The Losers Dividend

“The best that people hope for now is that a baseball game be played….And so we find ourselves at the major league equivalent of Little League, where it’s a celebration when someone doesn’t fall on his head and it’s considered poor form to rain criticism or curb hope. Call it the Losers Dividend.” – Jon Weisman, Dodger Thoughts

Many teams are out of the race by now–those both real and fantastical–the twilight of the regular season falls quietly for most of us. The focus shifts from the local and the regional to the national. Those left behind read the away scoreboard more closely, checking the lineups of contenders for holes, for short-format weaknesses, even as they lament the home team’s long-format shortcomings. The micro expands out to the macro; baseball’s google map zooms out, up from the roof of your house and the creepy neighbor’s Grand Am, up to bird’s eye view and the wide swaths of geography between landmarks, exposing the relationships that are too broad and abstract for day-to-day contemplation. In the broad view, you might learn that Colorado isn’t as far north as you thought it was, and that the Mets were far worse than you’d even considered possible.

bruno's sculpture park


But even as our gaze widens, most of us still head out to these inconsequential late-season games, or watch them on TV. Like a trip to the beach in September, the expectation at these games shifts, from watching a winning team to enjoying what you’ve got ’til it’s gone. There might be a chill in the air, but it’s nothing compared with the dead gray days of winter swinging three bats in the on deck circle.

As related in the Weisman quotation above, game time for the out-of-contention is in a sense baseball in its purer form: for it’s own sake. The pleasures are sensorial, immediate, and free associative. The mind, freed from concern for the score, flits about, jumping from memory and biography, to history, to novelty and around again.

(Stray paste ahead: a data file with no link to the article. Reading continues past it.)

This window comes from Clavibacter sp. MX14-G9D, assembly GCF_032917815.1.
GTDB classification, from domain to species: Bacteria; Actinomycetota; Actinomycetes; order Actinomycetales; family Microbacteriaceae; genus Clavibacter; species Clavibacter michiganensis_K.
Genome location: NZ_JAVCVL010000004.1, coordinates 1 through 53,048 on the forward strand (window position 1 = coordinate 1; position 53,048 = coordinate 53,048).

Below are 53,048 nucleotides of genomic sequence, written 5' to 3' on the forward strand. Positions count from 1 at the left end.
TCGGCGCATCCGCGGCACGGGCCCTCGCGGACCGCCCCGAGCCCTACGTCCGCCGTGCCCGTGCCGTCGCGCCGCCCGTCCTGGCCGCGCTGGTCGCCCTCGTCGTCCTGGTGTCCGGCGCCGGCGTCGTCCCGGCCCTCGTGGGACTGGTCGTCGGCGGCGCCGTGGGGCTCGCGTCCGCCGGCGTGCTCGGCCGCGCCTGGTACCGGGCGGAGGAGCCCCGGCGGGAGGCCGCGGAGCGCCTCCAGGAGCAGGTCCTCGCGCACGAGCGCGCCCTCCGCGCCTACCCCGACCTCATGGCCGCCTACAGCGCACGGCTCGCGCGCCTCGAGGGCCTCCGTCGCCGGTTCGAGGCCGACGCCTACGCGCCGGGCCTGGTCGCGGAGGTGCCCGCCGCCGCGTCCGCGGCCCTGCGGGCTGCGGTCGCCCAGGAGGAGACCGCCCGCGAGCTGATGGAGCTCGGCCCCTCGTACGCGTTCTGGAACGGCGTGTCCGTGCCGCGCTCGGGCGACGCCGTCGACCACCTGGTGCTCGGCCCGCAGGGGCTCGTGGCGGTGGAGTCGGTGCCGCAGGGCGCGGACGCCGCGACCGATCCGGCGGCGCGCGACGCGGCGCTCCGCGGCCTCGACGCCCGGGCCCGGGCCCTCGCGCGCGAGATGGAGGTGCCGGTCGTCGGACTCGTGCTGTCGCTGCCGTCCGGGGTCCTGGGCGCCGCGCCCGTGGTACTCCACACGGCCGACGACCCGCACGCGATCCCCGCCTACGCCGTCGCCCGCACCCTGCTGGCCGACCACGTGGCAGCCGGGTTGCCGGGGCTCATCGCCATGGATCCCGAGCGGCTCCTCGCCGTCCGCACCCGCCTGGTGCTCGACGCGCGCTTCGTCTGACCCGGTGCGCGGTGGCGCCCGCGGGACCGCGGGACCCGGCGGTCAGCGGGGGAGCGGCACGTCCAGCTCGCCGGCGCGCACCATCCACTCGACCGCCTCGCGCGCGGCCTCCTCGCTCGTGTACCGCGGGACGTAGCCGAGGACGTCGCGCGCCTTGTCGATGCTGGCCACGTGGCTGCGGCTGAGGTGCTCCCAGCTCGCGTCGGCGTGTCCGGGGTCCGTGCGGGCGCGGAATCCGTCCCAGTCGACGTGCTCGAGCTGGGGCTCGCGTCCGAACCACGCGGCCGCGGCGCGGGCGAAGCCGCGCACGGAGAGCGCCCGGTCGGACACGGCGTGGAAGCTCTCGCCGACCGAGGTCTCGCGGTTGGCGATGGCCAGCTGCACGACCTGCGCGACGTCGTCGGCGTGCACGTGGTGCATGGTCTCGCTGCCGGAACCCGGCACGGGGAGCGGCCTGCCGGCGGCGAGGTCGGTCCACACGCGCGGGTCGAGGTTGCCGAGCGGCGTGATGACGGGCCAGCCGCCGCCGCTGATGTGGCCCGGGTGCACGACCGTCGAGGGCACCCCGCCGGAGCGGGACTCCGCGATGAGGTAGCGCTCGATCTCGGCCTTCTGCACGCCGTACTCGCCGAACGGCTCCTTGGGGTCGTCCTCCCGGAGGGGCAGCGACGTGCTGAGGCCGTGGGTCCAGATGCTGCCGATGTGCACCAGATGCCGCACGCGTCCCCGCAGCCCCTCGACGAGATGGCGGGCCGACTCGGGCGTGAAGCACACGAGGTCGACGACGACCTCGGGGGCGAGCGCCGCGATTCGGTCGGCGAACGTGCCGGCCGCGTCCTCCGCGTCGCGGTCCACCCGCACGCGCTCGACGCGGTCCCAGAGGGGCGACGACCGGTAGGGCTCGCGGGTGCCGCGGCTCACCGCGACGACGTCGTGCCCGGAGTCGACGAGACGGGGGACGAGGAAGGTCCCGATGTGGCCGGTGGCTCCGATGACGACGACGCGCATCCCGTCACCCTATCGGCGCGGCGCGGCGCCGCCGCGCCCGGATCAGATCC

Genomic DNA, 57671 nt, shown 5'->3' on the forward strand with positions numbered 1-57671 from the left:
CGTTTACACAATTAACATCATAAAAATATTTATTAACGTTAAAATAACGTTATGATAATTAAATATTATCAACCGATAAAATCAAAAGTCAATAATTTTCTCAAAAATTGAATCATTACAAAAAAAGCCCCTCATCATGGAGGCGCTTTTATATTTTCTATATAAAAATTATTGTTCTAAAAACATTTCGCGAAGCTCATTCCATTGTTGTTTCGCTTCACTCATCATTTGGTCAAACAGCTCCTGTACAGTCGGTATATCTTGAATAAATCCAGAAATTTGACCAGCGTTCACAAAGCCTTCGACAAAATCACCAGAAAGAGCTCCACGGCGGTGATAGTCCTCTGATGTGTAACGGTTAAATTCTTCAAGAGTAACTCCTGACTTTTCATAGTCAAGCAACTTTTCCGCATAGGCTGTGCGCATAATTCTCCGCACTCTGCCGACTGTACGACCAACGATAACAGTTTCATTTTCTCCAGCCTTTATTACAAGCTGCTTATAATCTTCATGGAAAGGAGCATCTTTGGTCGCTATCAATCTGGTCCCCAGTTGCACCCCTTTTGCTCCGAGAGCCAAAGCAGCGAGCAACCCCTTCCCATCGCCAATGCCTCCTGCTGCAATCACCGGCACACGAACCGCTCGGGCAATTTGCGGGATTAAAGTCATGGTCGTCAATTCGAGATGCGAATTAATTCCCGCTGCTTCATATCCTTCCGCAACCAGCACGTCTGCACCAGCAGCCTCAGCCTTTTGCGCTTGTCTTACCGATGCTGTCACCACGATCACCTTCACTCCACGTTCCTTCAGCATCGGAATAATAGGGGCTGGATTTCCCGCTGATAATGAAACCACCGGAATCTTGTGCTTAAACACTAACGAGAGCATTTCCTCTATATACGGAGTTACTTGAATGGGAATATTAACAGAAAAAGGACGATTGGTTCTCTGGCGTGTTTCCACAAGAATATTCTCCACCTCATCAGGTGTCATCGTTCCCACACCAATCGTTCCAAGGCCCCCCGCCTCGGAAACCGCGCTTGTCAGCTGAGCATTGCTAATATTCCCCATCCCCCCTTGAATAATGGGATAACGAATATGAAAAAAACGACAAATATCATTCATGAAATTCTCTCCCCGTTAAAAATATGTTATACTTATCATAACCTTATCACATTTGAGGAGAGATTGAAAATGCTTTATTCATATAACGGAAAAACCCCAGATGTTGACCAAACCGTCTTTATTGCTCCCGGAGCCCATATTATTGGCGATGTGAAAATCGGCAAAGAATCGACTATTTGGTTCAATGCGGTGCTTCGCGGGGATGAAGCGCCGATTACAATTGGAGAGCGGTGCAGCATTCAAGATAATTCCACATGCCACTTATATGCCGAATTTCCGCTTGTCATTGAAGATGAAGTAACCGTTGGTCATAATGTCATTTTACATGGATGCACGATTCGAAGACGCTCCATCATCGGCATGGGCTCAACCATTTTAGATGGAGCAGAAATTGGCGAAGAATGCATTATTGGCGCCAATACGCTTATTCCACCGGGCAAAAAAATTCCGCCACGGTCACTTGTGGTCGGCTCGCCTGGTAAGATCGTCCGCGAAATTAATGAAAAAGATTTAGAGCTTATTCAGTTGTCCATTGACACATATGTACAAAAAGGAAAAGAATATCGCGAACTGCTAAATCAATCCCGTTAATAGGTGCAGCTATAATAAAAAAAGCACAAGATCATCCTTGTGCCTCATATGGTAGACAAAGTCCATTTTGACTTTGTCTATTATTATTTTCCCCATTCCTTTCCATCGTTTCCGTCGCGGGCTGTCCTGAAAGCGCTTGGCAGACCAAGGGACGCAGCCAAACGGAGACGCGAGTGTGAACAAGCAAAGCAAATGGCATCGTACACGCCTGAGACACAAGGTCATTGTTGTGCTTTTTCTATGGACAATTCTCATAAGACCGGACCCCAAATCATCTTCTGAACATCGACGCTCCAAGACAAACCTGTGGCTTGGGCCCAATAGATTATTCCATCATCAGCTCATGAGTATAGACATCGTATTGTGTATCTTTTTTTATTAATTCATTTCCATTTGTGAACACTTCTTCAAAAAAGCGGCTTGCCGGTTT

For example, I watched an inconsequential game on TV the other day, between the Mariners and the Athletics. Both of these teams are solidly out of it. I was struck, first off, at how puny the A’s lineup was, having traded away Matt Holliday to the dominant Cardinals. This led my friend to note the power that the A’s once harnessed: the Bash Bros. in particular, who’ve since been sent to the back pasture. Instead of Canseco and Mcgwire, it’s Rajai Davis, Travis Buck, Ryan Sweeney and whoever else: a slap-hitting reminder that despite the Moneyball phenomenon, the A’s have got no scratch, and no scratch means no players.

My thoughts rambled on–I didn’t even know the score or the inning. Mark Mulder, I thought? Eric Chavez? Bobby Crosby? Was Jason Giambi here this year? And Nomar?. Perhaps it’s true of any team if considered too closely, but the A’s, in this diminished form, painted a melancholy picture of the arc of a man’s baseball life: the dark side of late-season, out-of-contention baseball; evidence that winning and competition distracts us from the sorry truth.



Ken Griffey, Jr., did plenty to rattle me out of the doldrums. Somewhere around the middle of the game, he lassoed a home run to right field. The swing was the same, the same as it was when he first came up. He knew it would leave when he connected, the only player you could never get on for hot-rodding in the batter’s box. He smacked it and paused, akimbo, for a tick. It could’ve been his 50th of the year for all it mattered, instead of his 17th. “It’s always majestic,” Don Wakamatsu said. “It doesn’t show age, that swing.”

That moment, watching Griffey hit a home run, is the epitome of the inconsequential game experience. Not because the homer had no value. In fact it was pivotal in the momentum of the game. But in a lost season, with the scope broadened, the swing looked like the whole of Griffey’s career, this home run just one more satellite circling the central gravitational pull of Griffey the figure, all of his cultural cachet, every ad and smile and backwards cap and home run and flying catch, jumped off the bat and rounded the bases. It was both a culmination and a condemnation of the game, the season, time: time exists and it doesn’t exist, matters and doesn’t matter. Winning matters and doesn’t matter: the Losers Dividend.

Ichiro rapped a single (a double?) to drive in a run. Felix Hernandez pitched 7 2/3 and tipped his cap to a standing ovation. Griffey struck out badly on three pitches. The game ended. It was drizzling outside.

“When do the playoffs start?” my friend asked. I didn’t know.

2 Responses to “The Losers Dividend”

  • Gotta admit. I kinda fell off the baseball wagon this past week. Just was waiting for the playoffs, so I got some reading done, pet the cat, took a walk. Basically, just stopped watching baseball 24/7.

  • That’s certainly one way of dealing with that time of the season, to clear the mind and make way for the intensity of the playoffs. Intensity levels can vary, naturally, based on whether your team is actually in the playoffs. Yanks fan can spend that freetime sending New Age vibes towards A-Rod and his playoff performance potential…

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